Shianne Eagleheart: One of the things that when we’re telling the story we talk about, in our tradition, there are snake medicine people and these are people that can be bit by a rattlesnake. And they can transmute the poisons of the snake bite into medicine. They don’t get sick but the rest of us would. So in life, we can have snake bite experiences, and the poison can destroy us, of course, or we have an opportunity—it is a choice. We can choose to transmute the poisons of our experience into medicine that can help and heal others and our veterans community—one vet to another—when you feel the people do not understand what is needed. Then you may be the next teacher, the next leader to step out and start to guide us all out of this misunderstanding. And that’s what wounded bear is.
Shianne Eagleheart: When you’ve lived through it, there are certain things that you see, I was on the floor despair, I had no hope. And what got me there understood that but what got me out of that? That’s the things that we’re excited to share. And when there’s hope, I have watched people that everyone else gave up on get up off the floor of despair and live their lives in a way that truly blesses their heart and their family and their communities. Because they just didn’t know how to move out of that despair. And when given the opportunity and the support and the respect of the circle to take those steps, I’ve actually—I’m trying to think of someone that said no. It’s just a lot of it is that the despair one develops as a result of what’s ever mirrored to them in their lives and through their pain. And when that illusion is shattered, really exciting to watch people take hold of their opportunity to live, truly live.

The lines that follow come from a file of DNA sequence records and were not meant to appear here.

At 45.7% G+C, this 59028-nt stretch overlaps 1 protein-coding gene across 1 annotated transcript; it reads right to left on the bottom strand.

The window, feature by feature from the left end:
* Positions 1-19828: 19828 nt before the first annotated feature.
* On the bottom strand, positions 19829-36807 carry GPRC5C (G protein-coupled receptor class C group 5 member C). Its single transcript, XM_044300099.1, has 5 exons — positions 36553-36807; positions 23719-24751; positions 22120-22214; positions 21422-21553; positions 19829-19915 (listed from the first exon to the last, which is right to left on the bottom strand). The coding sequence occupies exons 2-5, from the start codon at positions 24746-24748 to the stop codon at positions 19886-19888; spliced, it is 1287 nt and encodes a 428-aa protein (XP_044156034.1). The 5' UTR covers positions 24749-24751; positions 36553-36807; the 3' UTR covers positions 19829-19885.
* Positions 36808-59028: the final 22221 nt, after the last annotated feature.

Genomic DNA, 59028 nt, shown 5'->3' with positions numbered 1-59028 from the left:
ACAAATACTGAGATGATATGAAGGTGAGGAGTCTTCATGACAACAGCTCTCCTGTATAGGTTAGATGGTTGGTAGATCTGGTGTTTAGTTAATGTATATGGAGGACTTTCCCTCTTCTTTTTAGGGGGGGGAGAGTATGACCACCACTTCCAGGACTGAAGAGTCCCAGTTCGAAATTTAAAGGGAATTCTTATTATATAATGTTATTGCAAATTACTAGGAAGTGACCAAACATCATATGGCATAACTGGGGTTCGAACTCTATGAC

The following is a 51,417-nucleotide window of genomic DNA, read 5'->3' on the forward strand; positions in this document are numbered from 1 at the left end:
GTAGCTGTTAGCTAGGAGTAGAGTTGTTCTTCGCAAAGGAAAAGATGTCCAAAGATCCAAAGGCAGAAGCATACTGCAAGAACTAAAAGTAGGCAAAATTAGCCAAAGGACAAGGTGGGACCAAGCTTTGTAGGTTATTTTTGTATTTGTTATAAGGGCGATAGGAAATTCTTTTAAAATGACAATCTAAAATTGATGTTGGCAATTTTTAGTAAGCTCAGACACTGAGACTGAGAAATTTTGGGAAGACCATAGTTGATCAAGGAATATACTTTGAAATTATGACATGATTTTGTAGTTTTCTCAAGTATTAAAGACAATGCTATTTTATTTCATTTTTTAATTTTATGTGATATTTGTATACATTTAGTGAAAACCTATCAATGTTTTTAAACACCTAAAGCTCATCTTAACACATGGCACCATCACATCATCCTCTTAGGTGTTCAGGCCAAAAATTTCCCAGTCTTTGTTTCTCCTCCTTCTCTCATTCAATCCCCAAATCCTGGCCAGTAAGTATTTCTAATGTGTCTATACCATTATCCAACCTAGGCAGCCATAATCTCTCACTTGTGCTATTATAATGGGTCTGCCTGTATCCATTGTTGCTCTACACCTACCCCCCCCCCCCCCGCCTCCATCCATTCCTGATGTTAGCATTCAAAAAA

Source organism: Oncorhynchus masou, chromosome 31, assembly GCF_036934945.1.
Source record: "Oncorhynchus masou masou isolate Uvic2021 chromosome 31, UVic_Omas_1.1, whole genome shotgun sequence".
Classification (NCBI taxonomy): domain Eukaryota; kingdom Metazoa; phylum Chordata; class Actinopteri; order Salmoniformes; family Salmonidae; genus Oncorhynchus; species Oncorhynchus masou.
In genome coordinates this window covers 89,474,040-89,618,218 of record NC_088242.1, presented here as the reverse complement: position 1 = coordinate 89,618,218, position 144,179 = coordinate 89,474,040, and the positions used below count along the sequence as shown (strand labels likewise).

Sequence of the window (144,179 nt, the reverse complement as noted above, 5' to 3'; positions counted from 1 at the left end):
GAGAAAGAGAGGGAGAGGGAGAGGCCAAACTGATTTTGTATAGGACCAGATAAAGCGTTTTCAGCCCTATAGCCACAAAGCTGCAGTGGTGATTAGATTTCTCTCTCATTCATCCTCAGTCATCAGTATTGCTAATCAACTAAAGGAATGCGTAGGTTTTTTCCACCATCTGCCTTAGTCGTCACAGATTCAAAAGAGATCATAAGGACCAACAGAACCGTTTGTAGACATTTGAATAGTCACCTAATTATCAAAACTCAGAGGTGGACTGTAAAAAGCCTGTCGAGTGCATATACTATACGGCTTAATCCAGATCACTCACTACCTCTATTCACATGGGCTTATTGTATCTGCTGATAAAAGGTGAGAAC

Jim Donovan: And for that person to finally hear from somebody else that they’ve been through it too. And you can have hope, because look, I was in a similar situation, and now I’m out of it. Look, you can do this too, here’s the blueprint, like you said.
Shianne Eagleheart: Yes, and to simplify the blueprint, I would say, I needed to tell my story. Let the pain go in the presence of love. That’s how I healed. And that’s just simple. Love can come in many forms with community or spirit or just even the self-love one must develop, begin to invest in your own well-being and telling the story it can be a horrific.
Shianne Eagleheart: I’ve just had a veteran here recently says I can’t. These are stories I can never tell another and so well, this is a place those stories can come forward and he made a choice to do it, and he brought some others with him. And so, the power of making that commitment to go places where no one is willing to go for I had to do that in my own life. And I’m not tormented by those things that I went through in the past. And the reason I’m not, is because I had the opportunity to let it go. It’s such an important part of the journey.
Jim Donovan: It’s so challenging to hold that stuff in our minds and in our bodies and keep it hidden away. That takes energy to hide that stuff away, I would imagine.
Shianne Eagleheart: Yes. And we have ceremonies, we have ceremonies to allow for that to come forward. That creates the safety and the support, to hold you in a time of devastation so that you can move through. We have medicines that we use, herbs that are not chemicals, but herbs that bring a peace to the heart into the body and recovery from illness. There are all these things that are in the natural world, these earth medicines that can bring the blessing. And I know in the modern day and the field of science, there’s many good things, medical fields and all of that. And there are some other things that people maybe don’t want to participate in because they don’t like the chemical and the side effects and all that. So we’re the alternative. We offer other types of support. And people find that’s a nice complement to their healing journey.
Jim Donovan: And it makes sense to because I don’t know if anyone who’s ever healed a trauma by taking a pill.
Shianne Eagleheart: I didn’t, I had needed something else. For sure.